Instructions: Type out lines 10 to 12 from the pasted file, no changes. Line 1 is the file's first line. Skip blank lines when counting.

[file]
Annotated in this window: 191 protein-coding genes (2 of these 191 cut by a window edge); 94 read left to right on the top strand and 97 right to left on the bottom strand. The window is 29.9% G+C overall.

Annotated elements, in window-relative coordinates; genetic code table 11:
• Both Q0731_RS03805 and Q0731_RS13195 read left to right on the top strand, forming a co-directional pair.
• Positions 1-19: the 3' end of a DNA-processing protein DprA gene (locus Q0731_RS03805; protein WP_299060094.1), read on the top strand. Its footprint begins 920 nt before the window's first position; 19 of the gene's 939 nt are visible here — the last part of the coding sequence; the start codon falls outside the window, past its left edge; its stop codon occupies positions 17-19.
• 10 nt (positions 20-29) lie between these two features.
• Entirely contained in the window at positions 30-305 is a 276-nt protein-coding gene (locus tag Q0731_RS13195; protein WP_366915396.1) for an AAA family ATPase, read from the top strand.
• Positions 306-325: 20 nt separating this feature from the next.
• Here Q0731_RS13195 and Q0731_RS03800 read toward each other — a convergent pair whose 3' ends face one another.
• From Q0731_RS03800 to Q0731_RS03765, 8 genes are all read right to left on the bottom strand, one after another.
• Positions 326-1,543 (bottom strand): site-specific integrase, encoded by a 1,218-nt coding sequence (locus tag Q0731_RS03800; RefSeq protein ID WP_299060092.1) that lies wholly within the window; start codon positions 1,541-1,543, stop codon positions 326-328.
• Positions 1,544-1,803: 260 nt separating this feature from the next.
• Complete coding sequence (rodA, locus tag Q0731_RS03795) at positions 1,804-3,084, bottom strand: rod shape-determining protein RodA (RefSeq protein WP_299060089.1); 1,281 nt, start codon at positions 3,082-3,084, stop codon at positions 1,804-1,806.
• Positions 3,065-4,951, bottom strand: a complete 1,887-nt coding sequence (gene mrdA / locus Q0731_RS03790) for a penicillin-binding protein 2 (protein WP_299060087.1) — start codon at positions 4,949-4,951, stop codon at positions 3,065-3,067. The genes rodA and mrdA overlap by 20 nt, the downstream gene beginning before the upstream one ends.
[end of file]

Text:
• Positions 326-1,543 (bottom strand): site-specific integrase, encoded by a 1,218-nt coding sequence (locus tag Q0731_RS03800; RefSeq protein ID WP_299060092.1) that lies wholly within the window; start codon positions 1,541-1,543, stop codon positions 326-328.
• Positions 1,544-1,803: 260 nt separating this feature from the next.
• Complete coding sequence (rodA, locus tag Q0731_RS03795) at positions 1,804-3,084, bottom strand: rod shape-determining protein RodA (RefSeq protein WP_299060089.1); 1,281 nt, start codon at positions 3,082-3,084, stop codon at positions 1,804-1,806.